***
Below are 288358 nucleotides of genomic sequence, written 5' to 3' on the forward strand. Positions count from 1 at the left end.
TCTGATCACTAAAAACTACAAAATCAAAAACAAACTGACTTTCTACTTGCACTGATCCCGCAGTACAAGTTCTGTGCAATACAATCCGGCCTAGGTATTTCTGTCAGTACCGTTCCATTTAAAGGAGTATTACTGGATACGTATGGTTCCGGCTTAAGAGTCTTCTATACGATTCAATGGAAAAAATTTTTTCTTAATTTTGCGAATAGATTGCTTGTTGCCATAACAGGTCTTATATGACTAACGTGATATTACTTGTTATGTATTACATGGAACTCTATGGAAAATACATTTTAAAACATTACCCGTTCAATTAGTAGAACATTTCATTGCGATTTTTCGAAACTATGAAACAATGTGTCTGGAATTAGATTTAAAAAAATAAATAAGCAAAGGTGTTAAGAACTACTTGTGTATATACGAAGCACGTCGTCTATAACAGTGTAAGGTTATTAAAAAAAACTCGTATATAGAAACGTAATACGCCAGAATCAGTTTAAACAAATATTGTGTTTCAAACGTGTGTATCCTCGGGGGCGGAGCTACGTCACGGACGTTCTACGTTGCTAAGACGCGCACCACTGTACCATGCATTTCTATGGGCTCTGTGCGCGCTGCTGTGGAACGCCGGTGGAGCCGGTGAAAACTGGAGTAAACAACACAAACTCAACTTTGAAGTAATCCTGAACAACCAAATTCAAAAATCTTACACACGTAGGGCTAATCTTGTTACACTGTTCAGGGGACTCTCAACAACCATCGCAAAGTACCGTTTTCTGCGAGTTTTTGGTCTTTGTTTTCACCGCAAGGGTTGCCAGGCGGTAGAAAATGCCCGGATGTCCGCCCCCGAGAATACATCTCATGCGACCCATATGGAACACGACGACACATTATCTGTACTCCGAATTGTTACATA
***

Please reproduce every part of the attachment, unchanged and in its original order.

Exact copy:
Below are 288358 nucleotides of genomic sequence, written 5' to 3' on the forward strand. Positions count from 1 at the left end.
TCTGATCACTAAAAACTACAAAATCAAAAACAAACTGACTTTCTACTTGCACTGATCCCGCAGTACAAGTTCTGTGCAATACAATCCGGCCTAGGTATTTCTGTCAGTACCGTTCCATTTAAAGGAGTATTACTGGATACGTATGGTTCCGGCTTAAGAGTCTTCTATACGATTCAATGGAAAAAATTTTTTCTTAATTTTGCGAATAGATTGCTTGTTGCCATAACAGGTCTTATATGACTAACGTGATATTACTTGTTATGTATTACATGGAACTCTATGGAAAATACATTTTAAAACATTACCCGTTCAATTAGTAGAACATTTCATTGCGATTTTTCGAAACTATGAAACAATGTGTCTGGAATTAGATTTAAAAAAATAAATAAGCAAAGGTGTTAAGAACTACTTGTGTATATACGAAGCACGTCGTCTATAACAGTGTAAGGTTATTAAAAAAAACTCGTATATAGAAACGTAATACGCCAGAATCAGTTTAAACAAATATTGTGTTTCAAACGTGTGTATCCTCGGGGGCGGAGCTACGTCACGGACGTTCTACGTTGCTAAGACGCGCACCACTGTACCATGCATTTCTATGGGCTCTGTGCGCGCTGCTGTGGAACGCCGGTGGAGCCGGTGAAAACTGGAGTAAACAACACAAACTCAACTTTGAAGTAATCCTGAACAACCAAATTCAAAAATCTTACACACGTAGGGCTAATCTTGTTACACTGTTCAGGGGACTCTCAACAACCATCGCAAAGTACCGTTTTCTGCGAGTTTTTGGTCTTTGTTTTCACCGCAAGGGTTGCCAGGCGGTAGAAAATGCCCGGATGTCCGCCCCCGAGAATACATCTCATGCGACCCATATGGAACACGACGACACATTATCTGTACTCCGAATTGTTACATA